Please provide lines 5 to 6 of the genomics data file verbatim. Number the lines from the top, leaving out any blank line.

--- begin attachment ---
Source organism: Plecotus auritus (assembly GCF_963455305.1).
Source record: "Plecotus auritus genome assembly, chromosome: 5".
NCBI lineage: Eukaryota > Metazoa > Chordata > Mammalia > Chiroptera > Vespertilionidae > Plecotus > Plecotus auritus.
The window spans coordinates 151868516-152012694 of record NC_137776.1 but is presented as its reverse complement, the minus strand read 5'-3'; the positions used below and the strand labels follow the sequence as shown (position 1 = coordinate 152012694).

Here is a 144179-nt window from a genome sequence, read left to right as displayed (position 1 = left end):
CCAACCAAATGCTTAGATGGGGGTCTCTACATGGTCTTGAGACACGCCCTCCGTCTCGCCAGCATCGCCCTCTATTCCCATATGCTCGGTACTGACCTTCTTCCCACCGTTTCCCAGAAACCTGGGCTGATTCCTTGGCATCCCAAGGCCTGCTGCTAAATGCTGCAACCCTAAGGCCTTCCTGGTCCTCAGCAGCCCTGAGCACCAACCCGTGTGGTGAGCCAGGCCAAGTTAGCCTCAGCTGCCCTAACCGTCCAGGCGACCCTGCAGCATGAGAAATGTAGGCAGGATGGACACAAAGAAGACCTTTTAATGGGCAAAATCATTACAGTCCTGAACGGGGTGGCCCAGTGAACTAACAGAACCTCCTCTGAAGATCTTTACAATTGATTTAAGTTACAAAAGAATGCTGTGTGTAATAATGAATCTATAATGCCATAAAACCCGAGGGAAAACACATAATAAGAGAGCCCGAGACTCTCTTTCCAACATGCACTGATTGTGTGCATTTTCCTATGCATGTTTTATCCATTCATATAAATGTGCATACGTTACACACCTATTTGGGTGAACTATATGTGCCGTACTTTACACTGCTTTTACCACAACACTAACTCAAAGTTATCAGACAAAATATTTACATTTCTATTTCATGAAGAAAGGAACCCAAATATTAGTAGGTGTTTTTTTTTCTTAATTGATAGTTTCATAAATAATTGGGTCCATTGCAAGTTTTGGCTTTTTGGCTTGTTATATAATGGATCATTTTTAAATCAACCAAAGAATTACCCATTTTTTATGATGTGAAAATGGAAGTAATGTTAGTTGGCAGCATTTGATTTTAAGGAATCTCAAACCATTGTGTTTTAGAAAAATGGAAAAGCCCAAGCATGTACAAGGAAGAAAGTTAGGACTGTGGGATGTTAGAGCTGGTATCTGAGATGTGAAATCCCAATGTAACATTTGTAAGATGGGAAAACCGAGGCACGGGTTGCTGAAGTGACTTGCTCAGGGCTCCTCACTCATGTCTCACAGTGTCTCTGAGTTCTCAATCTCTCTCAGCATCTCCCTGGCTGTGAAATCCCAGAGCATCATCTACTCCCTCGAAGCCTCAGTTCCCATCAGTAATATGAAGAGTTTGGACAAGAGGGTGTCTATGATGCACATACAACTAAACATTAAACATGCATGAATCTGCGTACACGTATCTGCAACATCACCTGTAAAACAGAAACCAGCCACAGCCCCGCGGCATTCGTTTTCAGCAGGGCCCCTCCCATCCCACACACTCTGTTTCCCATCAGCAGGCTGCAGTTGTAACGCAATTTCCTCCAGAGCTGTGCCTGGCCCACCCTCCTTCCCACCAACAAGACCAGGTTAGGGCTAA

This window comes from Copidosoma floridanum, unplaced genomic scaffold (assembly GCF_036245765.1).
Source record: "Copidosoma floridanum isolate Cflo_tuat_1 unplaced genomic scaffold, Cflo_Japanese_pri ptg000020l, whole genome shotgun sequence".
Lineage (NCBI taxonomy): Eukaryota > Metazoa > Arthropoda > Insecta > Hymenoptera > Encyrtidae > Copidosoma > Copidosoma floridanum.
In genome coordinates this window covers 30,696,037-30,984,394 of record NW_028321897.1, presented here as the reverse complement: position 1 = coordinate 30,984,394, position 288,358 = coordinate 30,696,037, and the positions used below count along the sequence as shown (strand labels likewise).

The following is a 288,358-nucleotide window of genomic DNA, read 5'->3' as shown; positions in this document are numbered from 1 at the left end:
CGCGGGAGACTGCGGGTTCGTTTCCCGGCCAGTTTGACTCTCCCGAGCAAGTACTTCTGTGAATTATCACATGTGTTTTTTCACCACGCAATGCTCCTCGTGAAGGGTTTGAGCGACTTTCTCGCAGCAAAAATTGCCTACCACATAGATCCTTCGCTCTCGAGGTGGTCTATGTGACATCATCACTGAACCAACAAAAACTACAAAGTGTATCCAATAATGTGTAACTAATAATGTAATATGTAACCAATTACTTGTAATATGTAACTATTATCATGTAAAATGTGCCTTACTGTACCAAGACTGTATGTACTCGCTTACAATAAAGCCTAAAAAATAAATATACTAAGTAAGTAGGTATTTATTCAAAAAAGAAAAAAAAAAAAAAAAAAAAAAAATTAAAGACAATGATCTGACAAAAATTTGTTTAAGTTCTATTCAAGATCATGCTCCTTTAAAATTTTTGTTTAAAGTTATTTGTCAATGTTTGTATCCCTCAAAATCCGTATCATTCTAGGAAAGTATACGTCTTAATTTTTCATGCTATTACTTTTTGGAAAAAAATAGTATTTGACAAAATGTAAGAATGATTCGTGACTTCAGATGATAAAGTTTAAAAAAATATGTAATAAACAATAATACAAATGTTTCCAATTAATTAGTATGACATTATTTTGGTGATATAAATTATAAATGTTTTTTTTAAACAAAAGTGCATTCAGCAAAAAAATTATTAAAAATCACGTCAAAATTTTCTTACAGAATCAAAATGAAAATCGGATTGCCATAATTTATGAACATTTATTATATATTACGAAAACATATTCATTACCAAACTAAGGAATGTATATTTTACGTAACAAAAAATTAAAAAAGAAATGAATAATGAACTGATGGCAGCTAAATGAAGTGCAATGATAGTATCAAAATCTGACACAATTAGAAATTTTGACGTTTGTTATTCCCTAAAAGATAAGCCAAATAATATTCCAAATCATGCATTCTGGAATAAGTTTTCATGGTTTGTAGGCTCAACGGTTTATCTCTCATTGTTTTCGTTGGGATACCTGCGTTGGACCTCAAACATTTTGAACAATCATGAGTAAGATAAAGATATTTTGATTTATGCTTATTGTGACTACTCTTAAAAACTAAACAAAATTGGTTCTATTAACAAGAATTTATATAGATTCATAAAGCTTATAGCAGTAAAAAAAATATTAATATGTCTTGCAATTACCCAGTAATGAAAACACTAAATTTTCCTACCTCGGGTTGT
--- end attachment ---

Here is a 144179-nt window from a genome sequence, read left to right as displayed (position 1 = left end):
CCAACCAAATGCTTAGATGGGGGTCTCTACATGGTCTTGAGACACGCCCTCCGTCTCGCCAGCATCGCCCTCTATTCCCATATGCTCGGTACTGACCTTCTTCCCACCGTTTCCCAGAAACCTGGGCTGATTCCTTGGCATCCCAAGGCCTGCTGCTAAATGCTGCAACCCTAAGGCCTTCCTGGTCCTCAGCAGCCCTGAGCACCAACCCGTGTGGTGAGCCAGGCCAAGTTAGCCTCAGCTGCCCTAACCGTCCAGGCGACCCTGCAGCATGAGAAATGTAGGCAGGATGGACACAAAGAAGACCTTTTAATGGGCAAAATCATTACAGTCCTGAACGGGGTGGCCCAGTGAACTAACAGAACCTCCTCTGAAGATCTTTACAATTGATTTAAGTTACAAAAGAATGCTGTGTGTAATAATGAATCTATAATGCCATAAAACCCGAGGGAAAACACATAATAAGAGAGCCCGAGACTCTCTTTCCAACATGCACTGATTGTGTGCATTTTCCTATGCATGTTTTATCCATTCATATAAATGTGCATACGTTACACACCTATTTGGGTGAACTATATGTGCCGTACTTTACACTGCTTTTACCACAACACTAACTCAAAGTTATCAGACAAAATATTTACATTTCTATTTCATGAAGAAAGGAACCCAAATATTAGTAGGTGTTTTTTTTTCTTAATTGATAGTTTCATAAATAATTGGGTCCATTGCAAGTTTTGGCTTTTTGGCTTGTTATATAATGGATCATTTTTAAATCAACCAAAGAATTACCCATTTTTTATGATGTGAAAATGGAAGTAATGTTAGTTGGCAGCATTTGATTTTAAGGAATCTCAAACCATTGTGTTTTAGAAAAATGGAAAAGCCCAAGCATGTACAAGGAAGAAAGTTAGGACTGTGGGATGTTAGAGCTGGTATCTGAGATGTGAAATCCCAATGTAACATTTGTAAGATGGGAAAACCGAGGCACGGGTTGCTGAAGTGACTTGCTCAGGGCTCCTCACTCATGTCTCACAGTGTCTCTGAGTTCTCAATCTCTCTCAGCATCTCCCTGGCTGTGAAATCCCAGAGCATCATCTACTCCCTCGAAGCCTCAGTTCCCATCAGTAATATGAAGAGTTTGGACAAGAGGGTGTCTATGATGCACATACAACTAAACATTAAACATGCATGAATCTGCGTACACGTATCTGCAACATCACCTGTAAAACAGAAACCAGCCACAGCCCCGCGGCATTCGTTTTCAGCAGGGCCCCTCCCATCCCACACACTCTGTTTCCCATCAGCAGGCTGCAGTTGTAACGCAATTTCCTCCAGAGCTGTGCCTGGCCCACCCTCCTTCCCACCAACAAGACCAGGTTAGGGCTAA